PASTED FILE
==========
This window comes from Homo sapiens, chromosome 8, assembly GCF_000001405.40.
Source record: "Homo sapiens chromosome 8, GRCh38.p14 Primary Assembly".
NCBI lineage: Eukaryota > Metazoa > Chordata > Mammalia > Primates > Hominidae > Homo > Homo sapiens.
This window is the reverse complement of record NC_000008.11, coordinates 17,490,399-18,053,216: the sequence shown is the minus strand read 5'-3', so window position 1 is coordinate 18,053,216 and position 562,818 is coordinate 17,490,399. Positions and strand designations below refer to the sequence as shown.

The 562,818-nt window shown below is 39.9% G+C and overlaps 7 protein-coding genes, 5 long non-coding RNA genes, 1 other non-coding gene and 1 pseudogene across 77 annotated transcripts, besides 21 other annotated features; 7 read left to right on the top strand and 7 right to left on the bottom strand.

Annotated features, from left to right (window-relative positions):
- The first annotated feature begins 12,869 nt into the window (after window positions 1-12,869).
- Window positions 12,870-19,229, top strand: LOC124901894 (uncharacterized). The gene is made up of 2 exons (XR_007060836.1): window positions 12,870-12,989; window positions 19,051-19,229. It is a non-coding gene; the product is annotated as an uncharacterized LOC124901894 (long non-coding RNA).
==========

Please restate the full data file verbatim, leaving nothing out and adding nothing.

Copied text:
This window comes from Homo sapiens, chromosome 8, assembly GCF_000001405.40.
Source record: "Homo sapiens chromosome 8, GRCh38.p14 Primary Assembly".
NCBI lineage: Eukaryota > Metazoa > Chordata > Mammalia > Primates > Hominidae > Homo > Homo sapiens.
This window is the reverse complement of record NC_000008.11, coordinates 17,490,399-18,053,216: the sequence shown is the minus strand read 5'-3', so window position 1 is coordinate 18,053,216 and position 562,818 is coordinate 17,490,399. Positions and strand designations below refer to the sequence as shown.

The 562,818-nt window shown below is 39.9% G+C and overlaps 7 protein-coding genes, 5 long non-coding RNA genes, 1 other non-coding gene and 1 pseudogene across 77 annotated transcripts, besides 21 other annotated features; 7 read left to right on the top strand and 7 right to left on the bottom strand.

Annotated features, from left to right (window-relative positions):
- The first annotated feature begins 12,869 nt into the window (after window positions 1-12,869).
- Window positions 12,870-19,229, top strand: LOC124901894 (uncharacterized). The gene is made up of 2 exons (XR_007060836.1): window positions 12,870-12,989; window positions 19,051-19,229. It is a non-coding gene; the product is annotated as an uncharacterized LOC124901894 (long non-coding RNA).